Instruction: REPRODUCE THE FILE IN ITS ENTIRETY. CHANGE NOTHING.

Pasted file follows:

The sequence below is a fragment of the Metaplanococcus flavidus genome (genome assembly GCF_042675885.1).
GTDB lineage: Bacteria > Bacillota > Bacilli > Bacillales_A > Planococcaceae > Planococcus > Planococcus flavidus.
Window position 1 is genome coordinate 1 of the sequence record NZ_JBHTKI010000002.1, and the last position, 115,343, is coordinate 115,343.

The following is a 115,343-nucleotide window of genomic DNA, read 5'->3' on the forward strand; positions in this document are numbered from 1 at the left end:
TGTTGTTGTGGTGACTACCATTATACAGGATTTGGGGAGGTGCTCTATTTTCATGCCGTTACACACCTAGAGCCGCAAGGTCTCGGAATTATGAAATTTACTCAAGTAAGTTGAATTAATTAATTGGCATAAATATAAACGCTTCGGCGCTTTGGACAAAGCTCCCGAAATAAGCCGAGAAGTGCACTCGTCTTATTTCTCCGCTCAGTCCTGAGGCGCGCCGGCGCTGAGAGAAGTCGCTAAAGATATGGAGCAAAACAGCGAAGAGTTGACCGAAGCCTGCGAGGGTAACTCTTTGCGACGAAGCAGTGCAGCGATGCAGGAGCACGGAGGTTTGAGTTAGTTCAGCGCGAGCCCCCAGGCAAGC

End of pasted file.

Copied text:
The sequence below is a fragment of the Metaplanococcus flavidus genome (genome assembly GCF_042675885.1).
GTDB lineage: Bacteria > Bacillota > Bacilli > Bacillales_A > Planococcaceae > Planococcus > Planococcus flavidus.
Window position 1 is genome coordinate 1 of the sequence record NZ_JBHTKI010000002.1, and the last position, 115,343, is coordinate 115,343.

The following is a 115,343-nucleotide window of genomic DNA, read 5'->3' on the forward strand; positions in this document are numbered from 1 at the left end:
TGTTGTTGTGGTGACTACCATTATACAGGATTTGGGGAGGTGCTCTATTTTCATGCCGTTACACACCTAGAGCCGCAAGGTCTCGGAATTATGAAATTTACTCAAGTAAGTTGAATTAATTAATTGGCATAAATATAAACGCTTCGGCGCTTTGGACAAAGCTCCCGAAATAAGCCGAGAAGTGCACTCGTCTTATTTCTCCGCTCAGTCCTGAGGCGCGCCGGCGCTGAGAGAAGTCGCTAAAGATATGGAGCAAAACAGCGAAGAGTTGACCGAAGCCTGCGAGGGTAACTCTTTGCGACGAAGCAGTGCAGCGATGCAGGAGCACGGAGGTTTGAGTTAGTTCAGCGCGAGCCCCCAGGCAAGC